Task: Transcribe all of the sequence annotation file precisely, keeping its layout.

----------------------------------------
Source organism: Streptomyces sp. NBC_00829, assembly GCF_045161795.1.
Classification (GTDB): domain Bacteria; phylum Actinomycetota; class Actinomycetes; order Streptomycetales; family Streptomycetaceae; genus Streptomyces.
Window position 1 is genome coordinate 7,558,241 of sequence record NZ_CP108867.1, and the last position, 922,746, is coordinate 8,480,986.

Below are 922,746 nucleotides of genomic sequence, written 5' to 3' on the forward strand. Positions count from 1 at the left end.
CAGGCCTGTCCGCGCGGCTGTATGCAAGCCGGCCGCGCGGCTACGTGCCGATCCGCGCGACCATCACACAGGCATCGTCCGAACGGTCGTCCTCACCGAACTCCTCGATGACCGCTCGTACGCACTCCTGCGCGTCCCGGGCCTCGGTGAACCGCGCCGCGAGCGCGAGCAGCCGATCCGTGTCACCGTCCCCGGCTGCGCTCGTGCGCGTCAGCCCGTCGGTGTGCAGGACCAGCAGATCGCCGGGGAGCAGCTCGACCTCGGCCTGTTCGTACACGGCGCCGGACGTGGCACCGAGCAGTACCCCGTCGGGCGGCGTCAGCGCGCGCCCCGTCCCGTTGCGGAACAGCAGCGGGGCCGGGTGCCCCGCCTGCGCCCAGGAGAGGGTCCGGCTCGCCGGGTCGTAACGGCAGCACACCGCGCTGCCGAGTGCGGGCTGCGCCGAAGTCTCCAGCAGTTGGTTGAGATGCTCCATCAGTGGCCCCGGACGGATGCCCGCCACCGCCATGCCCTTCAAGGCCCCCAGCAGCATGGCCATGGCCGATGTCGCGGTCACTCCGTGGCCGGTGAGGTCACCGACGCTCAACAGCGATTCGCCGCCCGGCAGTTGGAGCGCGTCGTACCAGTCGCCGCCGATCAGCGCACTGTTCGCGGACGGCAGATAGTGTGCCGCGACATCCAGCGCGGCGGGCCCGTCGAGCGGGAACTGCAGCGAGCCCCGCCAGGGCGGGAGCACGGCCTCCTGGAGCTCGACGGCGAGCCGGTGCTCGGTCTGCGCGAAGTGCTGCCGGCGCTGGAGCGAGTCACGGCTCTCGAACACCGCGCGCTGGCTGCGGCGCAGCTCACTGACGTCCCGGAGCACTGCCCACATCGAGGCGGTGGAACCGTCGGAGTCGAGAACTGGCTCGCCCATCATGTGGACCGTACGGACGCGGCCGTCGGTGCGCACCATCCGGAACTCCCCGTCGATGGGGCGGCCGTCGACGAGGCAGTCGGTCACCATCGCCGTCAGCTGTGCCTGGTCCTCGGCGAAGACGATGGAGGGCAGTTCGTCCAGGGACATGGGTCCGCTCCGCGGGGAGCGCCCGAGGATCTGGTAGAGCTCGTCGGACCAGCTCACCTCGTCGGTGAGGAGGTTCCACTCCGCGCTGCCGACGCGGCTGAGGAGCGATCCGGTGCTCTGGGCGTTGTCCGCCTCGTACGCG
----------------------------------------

Source organism: Streptomyces sp. NBC_00829, assembly GCF_045161795.1.
Classification (GTDB): domain Bacteria; phylum Actinomycetota; class Actinomycetes; order Streptomycetales; family Streptomycetaceae; genus Streptomyces.
Window position 1 is genome coordinate 7,558,241 of sequence record NZ_CP108867.1, and the last position, 922,746, is coordinate 8,480,986.

Below are 922,746 nucleotides of genomic sequence, written 5' to 3' on the forward strand. Positions count from 1 at the left end.
CAGGCCTGTCCGCGCGGCTGTATGCAAGCCGGCCGCGCGGCTACGTGCCGATCCGCGCGACCATCACACAGGCATCGTCCGAACGGTCGTCCTCACCGAACTCCTCGATGACCGCTCGTACGCACTCCTGCGCGTCCCGGGCCTCGGTGAACCGCGCCGCGAGCGCGAGCAGCCGATCCGTGTCACCGTCCCCGGCTGCGCTCGTGCGCGTCAGCCCGTCGGTGTGCAGGACCAGCAGATCGCCGGGGAGCAGCTCGACCTCGGCCTGTTCGTACACGGCGCCGGACGTGGCACCGAGCAGTACCCCGTCGGGCGGCGTCAGCGCGCGCCCCGTCCCGTTGCGGAACAGCAGCGGGGCCGGGTGCCCCGCCTGCGCCCAGGAGAGGGTCCGGCTCGCCGGGTCGTAACGGCAGCACACCGCGCTGCCGAGTGCGGGCTGCGCCGAAGTCTCCAGCAGTTGGTTGAGATGCTCCATCAGTGGCCCCGGACGGATGCCCGCCACCGCCATGCCCTTCAAGGCCCCCAGCAGCATGGCCATGGCCGATGTCGCGGTCACTCCGTGGCCGGTGAGGTCACCGACGCTCAACAGCGATTCGCCGCCCGGCAGTTGGAGCGCGTCGTACCAGTCGCCGCCGATCAGCGCACTGTTCGCGGACGGCAGATAGTGTGCCGCGACATCCAGCGCGGCGGGCCCGTCGAGCGGGAACTGCAGCGAGCCCCGCCAGGGCGGGAGCACGGCCTCCTGGAGCTCGACGGCGAGCCGGTGCTCGGTCTGCGCGAAGTGCTGCCGGCGCTGGAGCGAGTCACGGCTCTCGAACACCGCGCGCTGGCTGCGGCGCAGCTCACTGACGTCCCGGAGCACTGCCCACATCGAGGCGGTGGAACCGTCGGAGTCGAGAACTGGCTCGCCCATCATGTGGACCGTACGGACGCGGCCGTCGGTGCGCACCATCCGGAACTCCCCGTCGATGGGGCGGCCGTCGACGAGGCAGTCGGTCACCATCGCCGTCAGCTGTGCCTGGTCCTCGGCGAAGACGATGGAGGGCAGTTCGTCCAGGGACATGGGTCCGCTCCGCGGGGAGCGCCCGAGGATCTGGTAGAGCTCGTCGGACCAGCTCACCTCGTCGGTGAGGAGGTTCCACTCCGCGCTGCCGACGCGGCTGAGGAGCGATCCGGTGCTCTGGGCGTTGTCCGCCTCGTACGCG